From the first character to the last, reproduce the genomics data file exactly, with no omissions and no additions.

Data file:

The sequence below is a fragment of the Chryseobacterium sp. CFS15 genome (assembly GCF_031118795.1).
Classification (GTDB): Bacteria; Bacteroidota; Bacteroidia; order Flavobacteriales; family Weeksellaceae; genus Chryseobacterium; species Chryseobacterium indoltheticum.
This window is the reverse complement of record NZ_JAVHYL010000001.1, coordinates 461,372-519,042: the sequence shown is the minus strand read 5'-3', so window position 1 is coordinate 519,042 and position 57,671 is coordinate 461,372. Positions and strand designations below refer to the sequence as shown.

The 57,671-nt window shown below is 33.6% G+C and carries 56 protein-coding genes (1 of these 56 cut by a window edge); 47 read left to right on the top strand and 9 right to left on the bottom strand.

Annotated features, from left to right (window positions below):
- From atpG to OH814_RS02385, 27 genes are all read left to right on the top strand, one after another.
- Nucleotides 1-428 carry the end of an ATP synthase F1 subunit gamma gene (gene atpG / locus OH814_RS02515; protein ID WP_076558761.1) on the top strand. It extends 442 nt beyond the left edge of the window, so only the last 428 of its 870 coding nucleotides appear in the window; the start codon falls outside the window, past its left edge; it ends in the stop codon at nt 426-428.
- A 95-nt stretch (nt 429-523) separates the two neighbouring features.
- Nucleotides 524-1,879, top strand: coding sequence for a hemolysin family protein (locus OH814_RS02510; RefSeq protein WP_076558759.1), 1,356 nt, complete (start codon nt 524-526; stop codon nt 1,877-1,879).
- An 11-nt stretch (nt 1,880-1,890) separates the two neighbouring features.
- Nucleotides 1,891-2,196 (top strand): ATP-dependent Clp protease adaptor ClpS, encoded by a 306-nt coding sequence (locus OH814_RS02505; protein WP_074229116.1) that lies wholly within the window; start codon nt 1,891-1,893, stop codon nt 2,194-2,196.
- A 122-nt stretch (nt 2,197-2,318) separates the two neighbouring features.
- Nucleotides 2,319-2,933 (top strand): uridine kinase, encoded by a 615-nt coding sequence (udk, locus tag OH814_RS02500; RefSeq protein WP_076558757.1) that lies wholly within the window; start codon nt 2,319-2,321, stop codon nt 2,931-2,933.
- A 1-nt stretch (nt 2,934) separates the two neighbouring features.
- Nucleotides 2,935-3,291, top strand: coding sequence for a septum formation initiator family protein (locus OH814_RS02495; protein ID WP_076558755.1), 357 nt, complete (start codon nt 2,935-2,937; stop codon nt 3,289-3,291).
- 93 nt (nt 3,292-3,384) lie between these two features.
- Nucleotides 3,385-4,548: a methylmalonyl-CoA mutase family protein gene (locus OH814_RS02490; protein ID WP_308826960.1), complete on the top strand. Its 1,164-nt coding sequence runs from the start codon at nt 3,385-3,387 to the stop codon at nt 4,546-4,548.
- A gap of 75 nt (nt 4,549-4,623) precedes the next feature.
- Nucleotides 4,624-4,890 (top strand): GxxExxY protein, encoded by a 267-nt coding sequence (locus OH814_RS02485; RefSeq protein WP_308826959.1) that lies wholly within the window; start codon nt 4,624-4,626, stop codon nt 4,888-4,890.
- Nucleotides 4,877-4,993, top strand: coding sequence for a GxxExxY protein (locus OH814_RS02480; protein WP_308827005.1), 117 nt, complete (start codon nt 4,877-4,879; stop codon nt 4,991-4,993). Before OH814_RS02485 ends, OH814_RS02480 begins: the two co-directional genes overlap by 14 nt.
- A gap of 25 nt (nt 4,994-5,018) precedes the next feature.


The sequence below is a fragment of the Chryseobacterium sp. CFS15 genome (assembly GCF_031118795.1).
Classification (GTDB): Bacteria; Bacteroidota; Bacteroidia; order Flavobacteriales; family Weeksellaceae; genus Chryseobacterium; species Chryseobacterium indoltheticum.
This window is the reverse complement of record NZ_JAVHYL010000001.1, coordinates 461,372-519,042: the sequence shown is the minus strand read 5'-3', so window position 1 is coordinate 519,042 and position 57,671 is coordinate 461,372. Positions and strand designations below refer to the sequence as shown.

The 57,671-nt window shown below is 33.6% G+C and carries 56 protein-coding genes (1 of these 56 cut by a window edge); 47 read left to right on the top strand and 9 right to left on the bottom strand.

Annotated features, from left to right (window positions below):
- From atpG to OH814_RS02385, 27 genes are all read left to right on the top strand, one after another.
- Nucleotides 1-428 carry the end of an ATP synthase F1 subunit gamma gene (gene atpG / locus OH814_RS02515; protein ID WP_076558761.1) on the top strand. It extends 442 nt beyond the left edge of the window, so only the last 428 of its 870 coding nucleotides appear in the window; the start codon falls outside the window, past its left edge; it ends in the stop codon at nt 426-428.
- A 95-nt stretch (nt 429-523) separates the two neighbouring features.
- Nucleotides 524-1,879, top strand: coding sequence for a hemolysin family protein (locus OH814_RS02510; RefSeq protein WP_076558759.1), 1,356 nt, complete (start codon nt 524-526; stop codon nt 1,877-1,879).
- An 11-nt stretch (nt 1,880-1,890) separates the two neighbouring features.
- Nucleotides 1,891-2,196 (top strand): ATP-dependent Clp protease adaptor ClpS, encoded by a 306-nt coding sequence (locus OH814_RS02505; protein WP_074229116.1) that lies wholly within the window; start codon nt 1,891-1,893, stop codon nt 2,194-2,196.
- A 122-nt stretch (nt 2,197-2,318) separates the two neighbouring features.
- Nucleotides 2,319-2,933 (top strand): uridine kinase, encoded by a 615-nt coding sequence (udk, locus tag OH814_RS02500; RefSeq protein WP_076558757.1) that lies wholly within the window; start codon nt 2,319-2,321, stop codon nt 2,931-2,933.
- A 1-nt stretch (nt 2,934) separates the two neighbouring features.
- Nucleotides 2,935-3,291, top strand: coding sequence for a septum formation initiator family protein (locus OH814_RS02495; protein ID WP_076558755.1), 357 nt, complete (start codon nt 2,935-2,937; stop codon nt 3,289-3,291).
- 93 nt (nt 3,292-3,384) lie between these two features.
- Nucleotides 3,385-4,548: a methylmalonyl-CoA mutase family protein gene (locus OH814_RS02490; protein ID WP_308826960.1), complete on the top strand. Its 1,164-nt coding sequence runs from the start codon at nt 3,385-3,387 to the stop codon at nt 4,546-4,548.
- A gap of 75 nt (nt 4,549-4,623) precedes the next feature.
- Nucleotides 4,624-4,890 (top strand): GxxExxY protein, encoded by a 267-nt coding sequence (locus OH814_RS02485; RefSeq protein WP_308826959.1) that lies wholly within the window; start codon nt 4,624-4,626, stop codon nt 4,888-4,890.
- Nucleotides 4,877-4,993, top strand: coding sequence for a GxxExxY protein (locus OH814_RS02480; protein WP_308827005.1), 117 nt, complete (start codon nt 4,877-4,879; stop codon nt 4,991-4,993). Before OH814_RS02485 ends, OH814_RS02480 begins: the two co-directional genes overlap by 14 nt.
- A gap of 25 nt (nt 4,994-5,018) precedes the next feature.